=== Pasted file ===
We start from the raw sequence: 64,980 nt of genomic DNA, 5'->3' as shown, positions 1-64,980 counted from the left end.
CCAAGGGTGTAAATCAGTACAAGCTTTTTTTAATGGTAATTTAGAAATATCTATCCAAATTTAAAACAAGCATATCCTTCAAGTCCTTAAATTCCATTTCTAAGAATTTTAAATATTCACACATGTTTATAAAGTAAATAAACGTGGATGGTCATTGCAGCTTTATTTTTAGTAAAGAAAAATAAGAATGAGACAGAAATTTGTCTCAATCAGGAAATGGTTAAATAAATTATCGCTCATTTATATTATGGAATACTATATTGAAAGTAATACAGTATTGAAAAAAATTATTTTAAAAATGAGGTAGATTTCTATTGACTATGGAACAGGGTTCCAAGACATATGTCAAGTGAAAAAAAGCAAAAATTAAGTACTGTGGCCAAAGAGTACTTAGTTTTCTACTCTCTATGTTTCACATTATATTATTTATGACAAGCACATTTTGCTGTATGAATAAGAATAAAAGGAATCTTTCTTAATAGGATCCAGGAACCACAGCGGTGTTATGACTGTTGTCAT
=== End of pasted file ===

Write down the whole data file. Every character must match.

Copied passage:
We start from the raw sequence: 64,980 nt of genomic DNA, 5'->3' as shown, positions 1-64,980 counted from the left end.
CCAAGGGTGTAAATCAGTACAAGCTTTTTTTAATGGTAATTTAGAAATATCTATCCAAATTTAAAACAAGCATATCCTTCAAGTCCTTAAATTCCATTTCTAAGAATTTTAAATATTCACACATGTTTATAAAGTAAATAAACGTGGATGGTCATTGCAGCTTTATTTTTAGTAAAGAAAAATAAGAATGAGACAGAAATTTGTCTCAATCAGGAAATGGTTAAATAAATTATCGCTCATTTATATTATGGAATACTATATTGAAAGTAATACAGTATTGAAAAAAATTATTTTAAAAATGAGGTAGATTTCTATTGACTATGGAACAGGGTTCCAAGACATATGTCAAGTGAAAAAAAGCAAAAATTAAGTACTGTGGCCAAAGAGTACTTAGTTTTCTACTCTCTATGTTTCACATTATATTATTTATGACAAGCACATTTTGCTGTATGAATAAGAATAAAAGGAATCTTTCTTAATAGGATCCAGGAACCACAGCGGTGTTATGACTGTTGTCAT